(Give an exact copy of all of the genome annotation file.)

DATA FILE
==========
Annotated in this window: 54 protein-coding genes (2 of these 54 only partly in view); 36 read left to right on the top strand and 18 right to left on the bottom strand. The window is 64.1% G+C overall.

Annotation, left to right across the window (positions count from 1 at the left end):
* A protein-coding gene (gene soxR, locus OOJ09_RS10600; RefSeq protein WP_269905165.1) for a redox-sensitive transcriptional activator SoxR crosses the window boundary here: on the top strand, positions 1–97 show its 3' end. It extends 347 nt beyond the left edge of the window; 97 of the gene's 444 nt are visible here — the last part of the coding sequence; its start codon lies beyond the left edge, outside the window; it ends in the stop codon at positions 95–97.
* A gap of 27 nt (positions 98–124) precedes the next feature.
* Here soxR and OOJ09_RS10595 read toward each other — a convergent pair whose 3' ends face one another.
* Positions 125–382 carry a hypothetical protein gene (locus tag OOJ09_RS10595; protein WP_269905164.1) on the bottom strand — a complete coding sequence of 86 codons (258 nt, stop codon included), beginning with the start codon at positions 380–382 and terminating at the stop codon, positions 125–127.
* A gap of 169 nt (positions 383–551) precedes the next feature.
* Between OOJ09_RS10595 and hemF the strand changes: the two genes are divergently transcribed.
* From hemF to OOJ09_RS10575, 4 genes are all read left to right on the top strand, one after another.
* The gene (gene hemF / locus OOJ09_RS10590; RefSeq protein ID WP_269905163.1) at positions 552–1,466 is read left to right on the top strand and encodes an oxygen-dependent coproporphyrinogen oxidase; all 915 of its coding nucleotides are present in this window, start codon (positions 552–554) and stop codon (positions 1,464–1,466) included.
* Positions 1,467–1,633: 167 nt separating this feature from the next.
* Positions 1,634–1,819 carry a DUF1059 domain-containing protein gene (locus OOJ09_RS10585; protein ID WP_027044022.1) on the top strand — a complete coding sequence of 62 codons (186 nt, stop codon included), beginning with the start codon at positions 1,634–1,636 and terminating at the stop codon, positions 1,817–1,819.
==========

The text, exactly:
Annotated in this window: 54 protein-coding genes (2 of these 54 only partly in view); 36 read left to right on the top strand and 18 right to left on the bottom strand. The window is 64.1% G+C overall.

Annotation, left to right across the window (positions count from 1 at the left end):
* A protein-coding gene (gene soxR, locus OOJ09_RS10600; RefSeq protein WP_269905165.1) for a redox-sensitive transcriptional activator SoxR crosses the window boundary here: on the top strand, positions 1–97 show its 3' end. It extends 347 nt beyond the left edge of the window; 97 of the gene's 444 nt are visible here — the last part of the coding sequence; its start codon lies beyond the left edge, outside the window; it ends in the stop codon at positions 95–97.
* A gap of 27 nt (positions 98–124) precedes the next feature.
* Here soxR and OOJ09_RS10595 read toward each other — a convergent pair whose 3' ends face one another.
* Positions 125–382 carry a hypothetical protein gene (locus tag OOJ09_RS10595; protein WP_269905164.1) on the bottom strand — a complete coding sequence of 86 codons (258 nt, stop codon included), beginning with the start codon at positions 380–382 and terminating at the stop codon, positions 125–127.
* A gap of 169 nt (positions 383–551) precedes the next feature.
* Between OOJ09_RS10595 and hemF the strand changes: the two genes are divergently transcribed.
* From hemF to OOJ09_RS10575, 4 genes are all read left to right on the top strand, one after another.
* The gene (gene hemF / locus OOJ09_RS10590; RefSeq protein ID WP_269905163.1) at positions 552–1,466 is read left to right on the top strand and encodes an oxygen-dependent coproporphyrinogen oxidase; all 915 of its coding nucleotides are present in this window, start codon (positions 552–554) and stop codon (positions 1,464–1,466) included.
* Positions 1,467–1,633: 167 nt separating this feature from the next.
* Positions 1,634–1,819 carry a DUF1059 domain-containing protein gene (locus OOJ09_RS10585; protein ID WP_027044022.1) on the top strand — a complete coding sequence of 62 codons (186 nt, stop codon included), beginning with the start codon at positions 1,634–1,636 and terminating at the stop codon, positions 1,817–1,819.